xenopeek wrote:OpenDNS is not enabled or used on Linux Mint unless no other DNS could be found or reached. It is used as fallback, and nothing more. It is only done to ensure you can use the Internet in those cases where for some reason your DNS can not be found or reached. An example of that would be if you run Linux Mint on a virtual machine, and you have not configured the virtual machine's network correctly.
So, investigate your network configuration as for some reason your ISP's DNS can not be reached (your ISP will have details on its DNS).
jbo5112 wrote:If OpenDNS is used as a fallback, I'm pretty sure it affects every DNS lookup that isn't found on the normal server.
jbo5112 wrote:I have a caching DNS server on my computer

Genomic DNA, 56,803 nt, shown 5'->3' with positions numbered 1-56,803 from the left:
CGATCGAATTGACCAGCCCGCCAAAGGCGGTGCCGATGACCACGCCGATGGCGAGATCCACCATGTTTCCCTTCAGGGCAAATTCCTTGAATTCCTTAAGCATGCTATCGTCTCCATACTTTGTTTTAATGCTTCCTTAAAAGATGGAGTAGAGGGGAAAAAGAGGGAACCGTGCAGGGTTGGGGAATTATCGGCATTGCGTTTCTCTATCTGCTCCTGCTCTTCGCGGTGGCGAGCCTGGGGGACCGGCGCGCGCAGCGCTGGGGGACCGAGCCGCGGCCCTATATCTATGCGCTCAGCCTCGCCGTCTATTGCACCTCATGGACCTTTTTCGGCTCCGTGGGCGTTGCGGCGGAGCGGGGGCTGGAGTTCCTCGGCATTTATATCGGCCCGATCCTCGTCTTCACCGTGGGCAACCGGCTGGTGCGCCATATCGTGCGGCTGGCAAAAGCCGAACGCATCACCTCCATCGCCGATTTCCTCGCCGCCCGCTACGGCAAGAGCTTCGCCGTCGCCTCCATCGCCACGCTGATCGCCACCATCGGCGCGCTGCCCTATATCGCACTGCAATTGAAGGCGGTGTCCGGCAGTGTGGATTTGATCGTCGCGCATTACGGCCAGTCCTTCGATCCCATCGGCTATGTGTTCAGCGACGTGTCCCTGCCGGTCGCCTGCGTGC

/usr/sbin/dnsmasq --no-resolv --keep-in-foreground --no-hosts --bind-interfaces --pid-file=/var/run/sendsigs.omit.d/network-manager.dnsmasq.pid --listen-address=127.0.1.1 --conf-file=/var/run/nm-dns-dnsmasq.conf --cache-size=0 --proxy-dnssec --enable-dbus=org.freedesktop.NetworkManager.dnsmasq --conf-dir=/etc/NetworkManager/dnsmasq.d
Set the size of dnsmasq's cache. The default is 150 names. Setting the cache size to zero disables caching.
jbo5112 wrote:If I disable OpenDNS and clear my DNS cache, I get the proper DNS lookup failed page.
jbo5112 wrote:I don't know their business model
TheForumTroll wrote:there isn't a lot of big DNS providers Mint could have chosen that are worse than OpenDNS.
TheForumTroll wrote:but it does smell a bit of Ubuntu to add it as default fall-back me thinks.
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